matty, as soon as I hit Post I realized how snarky that sounded, and I didn't really mean it to be - sorry about that. I was curious about the approach than anything else, and I appreciate the answer!
posted by Sweetie Darling at 6:40 PM on August 7, 2008

First make sure that thank-you cards are standard and expected in your area. I work in biotech, where they are not, and when I received one during our last hiring phase, it really cemented my poor impression of that candidate. It's a job interview, not a freakin' baby shower, you dingbat.

An email, sent that evening or the following morning, would be appropriate for just about any field, I think. It's less trying-too-hard plus it gives them an easy way to contact you (sometimes, typing in an email address or even picking up the phone is just too much effort for a busy manager, who may well have misplaced your business card and resumé by then anyway). Good luck in the job hunt!
posted by Quietgal at 6:49 PM on August 7, 2008

I cannot fathom being offended by a professional thank you note.

Send them as soon as you can. An email follow up is fine, but genuine thank you notes cut through the clutter that is email.
posted by 26.2 at 9:09 PM on August 7, 2008 [1 favorite]

If you like the job, send a plain thank you note via postal mail the same day. Unless you drop it in a mailbox a LONG way away, they'll generally receive the note the next day. You should assume they'll make decision within a few days of interviewing you, so there's no sense waiting until the next week.

Don't pre-write the note unless it's really generic. It's better to customize it based on how the interview goes. The key thing is to put yourself back in the mind of the hiring manager. E-mail is too easy and so is dropping a note on your way out, which seems perfunctory rather than appreciative. Postal mail is most effective because it takes some effort to send.

Lastly, what is it with "trying too hard?" You don't want to hire people who want the job? That's just weird.
posted by cnc at 9:14 PM on August 7, 2008

As to the delay, for a hand-written note I would send it the very next day. A prewritten card is just weird and cheesy, and takes any potential value out of the handwritten note itself. The next day is natural. A few days later is "Was he too busy or just lazy?" To be honest I would echo what others have said and urge you to simply focus on nailing the actual interview itself, as that is what will really get you the job.

Regarding the hand written note itself, I think it depends on the field. I recently interviewed for a few jobs in the technology and science sectors, and I think they would have found a hand written note quite unusual, even quaint. It conveys an air of "I might not be qualified, but I spent a lot of time writing this note and picking out a card." The majority of communication with my potential employers was done by email, and that was how I sent my thank you note. Use the note not only as a thank you, but to follow up on positive parts of the interview and summarize your thoughts and what you learned from the opportunity. Show you were paying attention and mention something specific. In another setting or part of the country, where traditional formalities still hold sway, I imagine a hand written note would still be appreciated.
posted by sophist at 10:03 PM on August 7, 2008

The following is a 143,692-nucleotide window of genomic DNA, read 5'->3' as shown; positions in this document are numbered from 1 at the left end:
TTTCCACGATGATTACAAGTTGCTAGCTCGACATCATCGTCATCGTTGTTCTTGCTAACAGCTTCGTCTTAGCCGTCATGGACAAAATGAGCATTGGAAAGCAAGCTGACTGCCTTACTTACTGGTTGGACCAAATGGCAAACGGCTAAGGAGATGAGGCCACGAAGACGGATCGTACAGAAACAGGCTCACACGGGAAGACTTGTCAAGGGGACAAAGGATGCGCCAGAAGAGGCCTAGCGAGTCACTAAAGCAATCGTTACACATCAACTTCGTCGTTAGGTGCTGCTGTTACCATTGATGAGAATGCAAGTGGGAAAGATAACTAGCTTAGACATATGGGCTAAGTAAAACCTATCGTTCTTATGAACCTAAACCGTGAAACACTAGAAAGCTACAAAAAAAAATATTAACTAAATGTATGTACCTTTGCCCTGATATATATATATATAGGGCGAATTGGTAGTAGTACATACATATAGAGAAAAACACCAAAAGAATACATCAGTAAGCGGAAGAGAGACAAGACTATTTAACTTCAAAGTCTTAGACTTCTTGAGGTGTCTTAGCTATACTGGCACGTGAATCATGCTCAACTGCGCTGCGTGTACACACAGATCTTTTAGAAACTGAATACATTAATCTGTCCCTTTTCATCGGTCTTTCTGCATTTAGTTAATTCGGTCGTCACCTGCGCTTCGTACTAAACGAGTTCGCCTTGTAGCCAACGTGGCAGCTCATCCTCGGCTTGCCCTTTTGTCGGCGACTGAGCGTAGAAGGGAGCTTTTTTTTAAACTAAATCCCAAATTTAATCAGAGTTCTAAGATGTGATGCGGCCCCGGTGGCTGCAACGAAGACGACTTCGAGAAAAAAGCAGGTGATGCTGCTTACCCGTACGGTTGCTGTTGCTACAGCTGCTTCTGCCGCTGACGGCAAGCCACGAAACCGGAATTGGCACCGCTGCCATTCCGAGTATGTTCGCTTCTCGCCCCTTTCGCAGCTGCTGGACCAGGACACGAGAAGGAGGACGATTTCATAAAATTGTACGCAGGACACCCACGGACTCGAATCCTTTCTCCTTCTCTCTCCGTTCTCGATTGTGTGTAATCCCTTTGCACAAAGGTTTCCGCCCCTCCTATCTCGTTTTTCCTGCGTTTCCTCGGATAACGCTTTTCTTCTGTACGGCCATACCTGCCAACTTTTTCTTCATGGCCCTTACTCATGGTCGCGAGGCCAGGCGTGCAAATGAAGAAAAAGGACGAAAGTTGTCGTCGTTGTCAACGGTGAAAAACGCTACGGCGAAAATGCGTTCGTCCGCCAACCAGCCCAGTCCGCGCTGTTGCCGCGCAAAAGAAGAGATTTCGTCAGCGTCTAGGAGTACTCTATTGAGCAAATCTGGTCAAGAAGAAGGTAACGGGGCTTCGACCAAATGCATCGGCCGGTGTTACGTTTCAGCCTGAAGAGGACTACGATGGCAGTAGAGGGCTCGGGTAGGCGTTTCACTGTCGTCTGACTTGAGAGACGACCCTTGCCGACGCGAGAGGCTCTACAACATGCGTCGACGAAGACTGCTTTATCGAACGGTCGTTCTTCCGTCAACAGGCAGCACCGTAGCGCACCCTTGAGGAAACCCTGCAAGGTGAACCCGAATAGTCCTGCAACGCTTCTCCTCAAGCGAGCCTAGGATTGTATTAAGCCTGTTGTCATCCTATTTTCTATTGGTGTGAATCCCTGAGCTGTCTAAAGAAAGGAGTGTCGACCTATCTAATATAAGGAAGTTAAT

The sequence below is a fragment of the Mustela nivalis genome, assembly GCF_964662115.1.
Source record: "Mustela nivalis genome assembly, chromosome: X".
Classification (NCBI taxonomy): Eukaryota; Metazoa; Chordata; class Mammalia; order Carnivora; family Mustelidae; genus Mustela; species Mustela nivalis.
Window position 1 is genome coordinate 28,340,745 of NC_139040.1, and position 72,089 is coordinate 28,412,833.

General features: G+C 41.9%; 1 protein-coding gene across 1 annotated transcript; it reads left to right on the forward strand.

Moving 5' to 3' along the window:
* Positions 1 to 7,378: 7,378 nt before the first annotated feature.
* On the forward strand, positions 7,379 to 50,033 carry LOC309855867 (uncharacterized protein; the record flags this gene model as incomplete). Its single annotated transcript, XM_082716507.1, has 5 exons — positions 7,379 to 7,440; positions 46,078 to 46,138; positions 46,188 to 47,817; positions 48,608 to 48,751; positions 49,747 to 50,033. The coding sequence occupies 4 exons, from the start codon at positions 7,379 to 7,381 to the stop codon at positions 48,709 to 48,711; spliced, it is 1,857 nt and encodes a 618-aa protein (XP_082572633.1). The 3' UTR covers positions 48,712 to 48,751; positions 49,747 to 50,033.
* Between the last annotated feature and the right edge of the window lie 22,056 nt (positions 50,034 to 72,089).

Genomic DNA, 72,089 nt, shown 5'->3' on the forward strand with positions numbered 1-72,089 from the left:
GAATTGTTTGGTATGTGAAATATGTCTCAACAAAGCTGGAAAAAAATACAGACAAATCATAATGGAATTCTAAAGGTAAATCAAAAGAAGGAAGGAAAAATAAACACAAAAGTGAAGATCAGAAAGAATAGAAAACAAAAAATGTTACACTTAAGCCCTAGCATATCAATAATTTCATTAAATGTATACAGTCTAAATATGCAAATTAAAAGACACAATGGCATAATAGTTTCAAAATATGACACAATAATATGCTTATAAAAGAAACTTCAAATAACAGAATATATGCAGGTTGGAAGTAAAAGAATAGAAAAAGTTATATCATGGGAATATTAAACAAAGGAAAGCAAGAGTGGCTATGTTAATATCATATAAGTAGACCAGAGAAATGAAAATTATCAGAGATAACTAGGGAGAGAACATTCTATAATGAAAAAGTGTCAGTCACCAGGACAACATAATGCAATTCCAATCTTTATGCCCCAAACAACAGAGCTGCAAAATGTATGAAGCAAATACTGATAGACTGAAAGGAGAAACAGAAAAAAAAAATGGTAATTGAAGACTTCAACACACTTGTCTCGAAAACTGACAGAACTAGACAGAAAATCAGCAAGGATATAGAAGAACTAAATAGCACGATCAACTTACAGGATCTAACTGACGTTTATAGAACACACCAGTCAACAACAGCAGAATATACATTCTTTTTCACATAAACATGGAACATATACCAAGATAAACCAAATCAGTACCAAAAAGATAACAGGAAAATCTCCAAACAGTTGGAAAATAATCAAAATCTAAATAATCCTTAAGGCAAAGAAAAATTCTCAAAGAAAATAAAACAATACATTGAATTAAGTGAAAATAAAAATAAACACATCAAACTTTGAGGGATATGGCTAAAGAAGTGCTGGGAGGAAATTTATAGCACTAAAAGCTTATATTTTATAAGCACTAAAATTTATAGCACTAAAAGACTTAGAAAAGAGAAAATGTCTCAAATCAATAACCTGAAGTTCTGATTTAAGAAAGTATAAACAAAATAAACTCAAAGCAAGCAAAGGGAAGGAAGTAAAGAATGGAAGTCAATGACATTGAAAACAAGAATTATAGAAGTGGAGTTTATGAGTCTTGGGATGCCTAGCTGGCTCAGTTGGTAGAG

In my field (software), a follow up email to the people who interviewed you and have it mention something specific about your interview would help a borderline candidate. Send it maybe a few hours after the interview, the next day at the latest. I find it amazing how many people don't bother.

Snail mail is so uncommon that it won't even be picked up from the mailroom or whatever, and by the time it's arrived, the decision has already been made.
posted by meowzilla at 12:04 AM on August 8, 2008 [1 favorite]

Where I am (UK) this whole concept would be seen as incredibly bizarre. I have recruited many many people over the years and never once received a "thank you" card. A follow-up call to the recruitment team to find out how the interview went and to check when you would have a decision, fine. But not a card or letter. Perhaps it is different in other cultures.
posted by Lleyam at 7:58 AM on August 8, 2008

Best answer: I nth the modest handwritten card with polite, professional, non-cutesy thank you, ideally with a quick acknowledgement (as in ornate insect's example) that you are still enthusiastic and believe you're a good fit for the position after having learned more during the interview. If handwriting, make an effort to write neatly. Thing is, it's not like what you write will make a huge difference, unless it's weird or awkward or inappropriate, which would make it a negative, or if you are the only candidate NOT to send a note, in which case you look like you don't care in comparison. So, a token gesture, but one to be done gracefully.

Honestly, matty's experience notwithstanding, I feel (as someone who has done many interviews over the years) leaving it on your way out of the building might come across presumptous / obsessive to some. A day or two later by snail mail or email is fine. If they've made their hiring decision same day, chances are your card wouldn't make a difference one way or the other, and you won't suffer by comparison with other's notes' relative timeliness, since no note would have been there when the decision was made.

If sending a note by email be doubly-, triply-sure it's free of typos - and not sent from an email account with a potentially cutesy or embarrassing email address (e.g. "" would put most interviewers off) or with an automatic signature that has anything (quotes from rock bands, cult movies, or genre novels) that might be off-putting to a stranger.
posted by aught at 8:55 AM on August 8, 2008